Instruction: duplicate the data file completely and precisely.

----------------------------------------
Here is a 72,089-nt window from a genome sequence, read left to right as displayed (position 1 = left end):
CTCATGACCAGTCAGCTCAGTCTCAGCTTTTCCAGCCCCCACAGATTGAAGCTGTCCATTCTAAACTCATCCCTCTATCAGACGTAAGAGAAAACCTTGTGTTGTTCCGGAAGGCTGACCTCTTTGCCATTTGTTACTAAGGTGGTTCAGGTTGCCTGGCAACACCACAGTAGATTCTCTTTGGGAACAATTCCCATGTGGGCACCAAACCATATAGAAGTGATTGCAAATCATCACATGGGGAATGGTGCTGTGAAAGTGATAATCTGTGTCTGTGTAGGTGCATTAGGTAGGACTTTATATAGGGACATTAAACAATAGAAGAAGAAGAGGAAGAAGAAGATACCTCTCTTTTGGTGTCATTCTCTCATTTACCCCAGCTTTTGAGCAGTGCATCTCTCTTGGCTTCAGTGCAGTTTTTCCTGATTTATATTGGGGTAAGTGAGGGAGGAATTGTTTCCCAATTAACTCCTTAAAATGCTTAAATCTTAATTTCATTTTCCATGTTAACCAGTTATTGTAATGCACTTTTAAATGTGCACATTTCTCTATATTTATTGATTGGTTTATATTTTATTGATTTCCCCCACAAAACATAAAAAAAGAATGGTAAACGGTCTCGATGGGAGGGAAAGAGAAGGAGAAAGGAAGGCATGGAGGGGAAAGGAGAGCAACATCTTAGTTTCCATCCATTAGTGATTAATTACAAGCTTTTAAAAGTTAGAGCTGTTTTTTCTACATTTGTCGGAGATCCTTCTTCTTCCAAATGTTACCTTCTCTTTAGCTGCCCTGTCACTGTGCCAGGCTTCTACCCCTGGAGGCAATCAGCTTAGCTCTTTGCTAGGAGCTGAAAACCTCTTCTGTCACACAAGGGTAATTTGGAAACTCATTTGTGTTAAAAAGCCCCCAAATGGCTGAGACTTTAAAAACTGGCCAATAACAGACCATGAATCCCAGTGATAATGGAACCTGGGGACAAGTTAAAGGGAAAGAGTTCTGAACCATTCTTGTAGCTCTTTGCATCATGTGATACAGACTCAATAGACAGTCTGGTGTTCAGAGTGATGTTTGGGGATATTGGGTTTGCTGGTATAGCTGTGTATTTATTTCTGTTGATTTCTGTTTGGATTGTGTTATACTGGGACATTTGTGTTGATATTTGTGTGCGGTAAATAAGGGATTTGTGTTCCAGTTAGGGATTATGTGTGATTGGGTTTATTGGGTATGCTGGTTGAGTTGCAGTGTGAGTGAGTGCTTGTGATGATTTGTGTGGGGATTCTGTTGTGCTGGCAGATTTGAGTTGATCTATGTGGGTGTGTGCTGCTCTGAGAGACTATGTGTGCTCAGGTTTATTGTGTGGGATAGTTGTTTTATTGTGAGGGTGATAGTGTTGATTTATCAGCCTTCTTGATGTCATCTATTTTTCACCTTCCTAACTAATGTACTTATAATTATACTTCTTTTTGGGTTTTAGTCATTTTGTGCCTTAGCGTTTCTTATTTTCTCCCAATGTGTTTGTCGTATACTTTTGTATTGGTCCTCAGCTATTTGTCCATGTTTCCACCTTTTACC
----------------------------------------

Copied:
Here is a 72,089-nt window from a genome sequence, read left to right as displayed (position 1 = left end):
CTCATGACCAGTCAGCTCAGTCTCAGCTTTTCCAGCCCCCACAGATTGAAGCTGTCCATTCTAAACTCATCCCTCTATCAGACGTAAGAGAAAACCTTGTGTTGTTCCGGAAGGCTGACCTCTTTGCCATTTGTTACTAAGGTGGTTCAGGTTGCCTGGCAACACCACAGTAGATTCTCTTTGGGAACAATTCCCATGTGGGCACCAAACCATATAGAAGTGATTGCAAATCATCACATGGGGAATGGTGCTGTGAAAGTGATAATCTGTGTCTGTGTAGGTGCATTAGGTAGGACTTTATATAGGGACATTAAACAATAGAAGAAGAAGAGGAAGAAGAAGATACCTCTCTTTTGGTGTCATTCTCTCATTTACCCCAGCTTTTGAGCAGTGCATCTCTCTTGGCTTCAGTGCAGTTTTTCCTGATTTATATTGGGGTAAGTGAGGGAGGAATTGTTTCCCAATTAACTCCTTAAAATGCTTAAATCTTAATTTCATTTTCCATGTTAACCAGTTATTGTAATGCACTTTTAAATGTGCACATTTCTCTATATTTATTGATTGGTTTATATTTTATTGATTTCCCCCACAAAACATAAAAAAAGAATGGTAAACGGTCTCGATGGGAGGGAAAGAGAAGGAGAAAGGAAGGCATGGAGGGGAAAGGAGAGCAACATCTTAGTTTCCATCCATTAGTGATTAATTACAAGCTTTTAAAAGTTAGAGCTGTTTTTTCTACATTTGTCGGAGATCCTTCTTCTTCCAAATGTTACCTTCTCTTTAGCTGCCCTGTCACTGTGCCAGGCTTCTACCCCTGGAGGCAATCAGCTTAGCTCTTTGCTAGGAGCTGAAAACCTCTTCTGTCACACAAGGGTAATTTGGAAACTCATTTGTGTTAAAAAGCCCCCAAATGGCTGAGACTTTAAAAACTGGCCAATAACAGACCATGAATCCCAGTGATAATGGAACCTGGGGACAAGTTAAAGGGAAAGAGTTCTGAACCATTCTTGTAGCTCTTTGCATCATGTGATACAGACTCAATAGACAGTCTGGTGTTCAGAGTGATGTTTGGGGATATTGGGTTTGCTGGTATAGCTGTGTATTTATTTCTGTTGATTTCTGTTTGGATTGTGTTATACTGGGACATTTGTGTTGATATTTGTGTGCGGTAAATAAGGGATTTGTGTTCCAGTTAGGGATTATGTGTGATTGGGTTTATTGGGTATGCTGGTTGAGTTGCAGTGTGAGTGAGTGCTTGTGATGATTTGTGTGGGGATTCTGTTGTGCTGGCAGATTTGAGTTGATCTATGTGGGTGTGTGCTGCTCTGAGAGACTATGTGTGCTCAGGTTTATTGTGTGGGATAGTTGTTTTATTGTGAGGGTGATAGTGTTGATTTATCAGCCTTCTTGATGTCATCTATTTTTCACCTTCCTAACTAATGTACTTATAATTATACTTCTTTTTGGGTTTTAGTCATTTTGTGCCTTAGCGTTTCTTATTTTCTCCCAATGTGTTTGTCGTATACTTTTGTATTGGTCCTCAGCTATTTGTCCATGTTTCCACCTTTTACC